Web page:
Ferry Tales

Ferry Tales

The ferry to and from Horseshoe Bay is the pet peeve of us coasters and everybody has a handful of Ferry Tales. It’s like that Leonard Cohen song: ‘Everybody knows’ the ferry is never on time

usually overloaded when it finally shows, everybody knows.

I made it to ‘Grandma’s’ Pub just in time and Campbell, Camp as we all know him, was already seated and armed with a brew.

“I thought you might be late since you had to go into town today.”

“Strangely enough it was on time today but still I had an encounter of the ferry kind. Boy am I thirsty, that beer looks good.”

“The usual,” I said to Vicky, the waitress.

“We were standing in line at the terminal behind a group of obvious seniors. Grey haired, one gal with a walking stick, the other linking arms with her friend, the two old boys a bit confused and not in charge. They all were trying to follow what the pony tailed, gum chewing teller in her bulletproof cubicle wanted from them.

“Senior’s cards please,” she demanded, speaking into the amplified speaker, even though she was just a foot away from them.

The four customers she was addressing – two couples – had together lived well over 300 years, none of them a day under 80 or I’ll eat my ferry ticket.

Thrown into a woolly tither the men groped for wallets in their tweed coats with shaky hands while the two ladies dug deep into purses and one of them, the one with the walking stick, dropped hers on the ground, spilling pill bottles, glasses and stuff. Since none of them could easily bend down I quickly helped out and earned a thankful nod from the poor woman.

Meanwhile the teller chick impatiently drummed her fingers on the counter while checking her cellphone or was it her mirror image.

Finally after much clutching, searching and groping some ID was presented. The leader of the group of four, a bespectacled man with wispy white hair and large liver spotted hands counted only three tickets.

“There are only three tickets.” he pleaded in an agitated, shaky voice pointing out the discrepancy by waving the tickets at the teller.

“I only saw three senior cards,” came the snappy reply.

Well, that sent them all into a tizzy once more.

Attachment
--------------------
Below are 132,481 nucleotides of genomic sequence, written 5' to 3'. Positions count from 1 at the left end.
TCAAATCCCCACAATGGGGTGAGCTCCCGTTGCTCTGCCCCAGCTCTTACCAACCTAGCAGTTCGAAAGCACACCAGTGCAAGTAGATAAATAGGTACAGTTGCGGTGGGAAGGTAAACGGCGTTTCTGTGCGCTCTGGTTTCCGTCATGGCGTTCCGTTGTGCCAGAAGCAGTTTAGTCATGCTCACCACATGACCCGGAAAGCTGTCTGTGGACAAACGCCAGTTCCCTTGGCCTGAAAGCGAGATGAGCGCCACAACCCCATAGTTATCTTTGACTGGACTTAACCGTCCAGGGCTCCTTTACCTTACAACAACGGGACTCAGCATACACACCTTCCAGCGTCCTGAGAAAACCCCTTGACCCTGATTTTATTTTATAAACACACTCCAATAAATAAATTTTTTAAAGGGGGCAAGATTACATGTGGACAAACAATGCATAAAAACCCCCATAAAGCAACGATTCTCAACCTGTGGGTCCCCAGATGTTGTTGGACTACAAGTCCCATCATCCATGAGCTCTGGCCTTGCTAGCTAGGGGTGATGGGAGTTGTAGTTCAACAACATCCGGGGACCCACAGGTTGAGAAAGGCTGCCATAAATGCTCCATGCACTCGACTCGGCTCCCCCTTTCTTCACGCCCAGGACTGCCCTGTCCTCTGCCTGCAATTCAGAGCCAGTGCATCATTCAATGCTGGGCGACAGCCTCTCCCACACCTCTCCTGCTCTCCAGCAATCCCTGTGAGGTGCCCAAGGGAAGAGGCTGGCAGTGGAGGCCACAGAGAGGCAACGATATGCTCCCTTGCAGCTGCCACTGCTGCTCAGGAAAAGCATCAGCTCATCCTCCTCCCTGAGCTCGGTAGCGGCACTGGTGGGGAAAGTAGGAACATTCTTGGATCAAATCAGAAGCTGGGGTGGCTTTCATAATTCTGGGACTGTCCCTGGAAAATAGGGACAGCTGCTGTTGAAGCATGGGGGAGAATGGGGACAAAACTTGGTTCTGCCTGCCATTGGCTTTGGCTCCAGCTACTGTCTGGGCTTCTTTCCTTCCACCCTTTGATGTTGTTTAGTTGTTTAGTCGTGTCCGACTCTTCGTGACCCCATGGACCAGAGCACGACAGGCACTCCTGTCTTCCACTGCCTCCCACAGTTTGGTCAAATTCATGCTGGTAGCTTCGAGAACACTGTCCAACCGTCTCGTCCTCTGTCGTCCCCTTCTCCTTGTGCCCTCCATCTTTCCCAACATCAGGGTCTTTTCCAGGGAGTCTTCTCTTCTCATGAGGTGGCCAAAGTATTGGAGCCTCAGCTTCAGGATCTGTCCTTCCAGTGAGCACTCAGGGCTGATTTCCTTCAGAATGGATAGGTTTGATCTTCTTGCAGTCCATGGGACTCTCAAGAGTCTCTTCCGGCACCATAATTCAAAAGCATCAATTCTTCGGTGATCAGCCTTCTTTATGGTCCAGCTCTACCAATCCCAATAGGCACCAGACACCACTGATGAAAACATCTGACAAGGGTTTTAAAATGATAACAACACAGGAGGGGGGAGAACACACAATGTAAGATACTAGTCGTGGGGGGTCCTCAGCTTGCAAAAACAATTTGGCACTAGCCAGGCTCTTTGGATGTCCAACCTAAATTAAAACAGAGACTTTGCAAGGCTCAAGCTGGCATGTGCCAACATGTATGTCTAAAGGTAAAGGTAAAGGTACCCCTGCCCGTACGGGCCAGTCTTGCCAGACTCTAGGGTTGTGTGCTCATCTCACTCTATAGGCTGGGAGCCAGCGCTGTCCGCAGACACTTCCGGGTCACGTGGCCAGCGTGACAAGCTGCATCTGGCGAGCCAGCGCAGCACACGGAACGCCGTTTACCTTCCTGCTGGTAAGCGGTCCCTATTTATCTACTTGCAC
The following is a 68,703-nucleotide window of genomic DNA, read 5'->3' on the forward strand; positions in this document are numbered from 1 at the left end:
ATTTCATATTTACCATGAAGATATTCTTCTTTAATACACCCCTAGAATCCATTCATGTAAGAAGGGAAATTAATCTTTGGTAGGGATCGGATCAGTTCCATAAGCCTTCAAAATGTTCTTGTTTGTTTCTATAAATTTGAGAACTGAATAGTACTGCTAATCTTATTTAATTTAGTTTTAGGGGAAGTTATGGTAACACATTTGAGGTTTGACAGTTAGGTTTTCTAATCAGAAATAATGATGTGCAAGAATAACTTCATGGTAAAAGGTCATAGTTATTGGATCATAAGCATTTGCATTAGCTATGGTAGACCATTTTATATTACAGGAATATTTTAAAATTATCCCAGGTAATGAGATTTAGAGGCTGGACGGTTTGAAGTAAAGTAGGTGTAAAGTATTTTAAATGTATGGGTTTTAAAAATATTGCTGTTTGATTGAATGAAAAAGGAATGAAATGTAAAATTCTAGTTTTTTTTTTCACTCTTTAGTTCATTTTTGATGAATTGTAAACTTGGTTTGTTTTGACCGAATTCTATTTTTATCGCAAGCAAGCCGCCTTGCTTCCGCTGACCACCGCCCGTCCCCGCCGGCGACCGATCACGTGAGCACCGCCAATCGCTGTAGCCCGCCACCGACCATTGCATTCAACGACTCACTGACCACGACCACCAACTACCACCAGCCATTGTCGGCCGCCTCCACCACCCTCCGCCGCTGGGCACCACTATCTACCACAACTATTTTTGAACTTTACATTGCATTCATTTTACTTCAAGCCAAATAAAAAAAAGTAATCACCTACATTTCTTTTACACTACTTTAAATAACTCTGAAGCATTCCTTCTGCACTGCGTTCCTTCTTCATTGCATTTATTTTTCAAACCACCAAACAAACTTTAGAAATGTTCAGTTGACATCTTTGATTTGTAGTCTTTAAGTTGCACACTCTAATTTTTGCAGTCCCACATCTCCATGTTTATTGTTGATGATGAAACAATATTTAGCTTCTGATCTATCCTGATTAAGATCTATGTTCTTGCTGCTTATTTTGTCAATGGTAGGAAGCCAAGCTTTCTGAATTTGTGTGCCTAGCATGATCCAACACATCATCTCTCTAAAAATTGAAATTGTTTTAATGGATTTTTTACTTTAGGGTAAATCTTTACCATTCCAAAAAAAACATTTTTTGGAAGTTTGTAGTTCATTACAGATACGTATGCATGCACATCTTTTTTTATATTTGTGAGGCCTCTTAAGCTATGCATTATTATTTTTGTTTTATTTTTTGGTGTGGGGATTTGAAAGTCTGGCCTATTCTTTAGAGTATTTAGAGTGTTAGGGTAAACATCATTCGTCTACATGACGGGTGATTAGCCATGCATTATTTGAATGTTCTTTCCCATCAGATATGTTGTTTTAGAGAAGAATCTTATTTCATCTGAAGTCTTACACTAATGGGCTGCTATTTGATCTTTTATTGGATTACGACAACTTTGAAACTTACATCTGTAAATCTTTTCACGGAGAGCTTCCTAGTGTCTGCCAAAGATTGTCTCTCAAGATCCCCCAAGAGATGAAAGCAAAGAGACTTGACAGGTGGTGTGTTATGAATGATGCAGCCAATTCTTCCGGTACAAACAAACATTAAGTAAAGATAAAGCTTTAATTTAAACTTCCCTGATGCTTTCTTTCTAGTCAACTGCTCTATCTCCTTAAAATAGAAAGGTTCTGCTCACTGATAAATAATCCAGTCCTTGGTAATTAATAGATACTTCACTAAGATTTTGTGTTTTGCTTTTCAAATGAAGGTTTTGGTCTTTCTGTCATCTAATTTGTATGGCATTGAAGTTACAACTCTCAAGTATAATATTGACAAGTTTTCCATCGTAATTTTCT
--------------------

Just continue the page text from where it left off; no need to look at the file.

Who didn’t show their card? They all thought they did and the fumbling, and digging in purses and pockets started all over, this time at twice the frenzy.

Meanwhile the line-up was growing and so was my and Clare’s indignation and impatience. None of us could believe this embarrassing scene.

“Can’t she tell that the four people belong together,” Clare said with a nasty bite to her voice, not at all her usual calm self. I tell you Camp, this teller thought of herself as the omnipotent ferry police and was promoting some unusually high blood pressure in the growing lineup.”

Camp just shook his head, which didn’t do much to improve his Einstein hairdo. “What happened? Did you tell her how it is?”

“No, not me. After one of the ladies couldn’t find her seniors card and forked over the full fair Clare’s mood seriously escalated. “What’s wrong with you? Can’t you see that the four people belong together and not one of them is under seventy?”

“Follow the blue line,” the sourly teller said to the four seniors and then yelled: “next”, staring straight ahead into her computer screen, completely ignoring Clare. For once it was me who had to peel her off the ceiling before she caused a serious incident. This was not the Clare we know but there are two kinds of people that can cause her to snap: Bad, aggressive drivers and people hiding behind uniforms or minor positions of power. ‘I’m just doing my job’, is one of her red alert buttons.”

“Now I know why those tellers are in their bombproof cubicles,” Camp said, and sagely advised me: “That should teach you to stay on the coast and not go into the city.”

“Do we have time for another pint?” I asked. It was a rhetorical question.

“On the other hand,” I said, “the daily delays are not always the ferry’s fault. Last week two Asian women who didn’t speak a work of English lost their car on the ferry which prompted the captain to initiate a terror alert, assuming the abandoned car was packed with explosives. The alert was aborted at the last minute when a deck hand found the two confused women wandering around on the top deck. This incident caused a half hour delay for the rest of the day.”

“Yeah, no wonder the terminals are fenced in with razor wire like a gulag and it’s now a federal offence to disobey the ferry personnel’s orders.”

“It’s supposed to make us feel more secure.”

“As if fences, walls and uniformed guards ever made anybody feel more secure.”

“Security means to be able to drink a few pints in a public house and be left in peace.”



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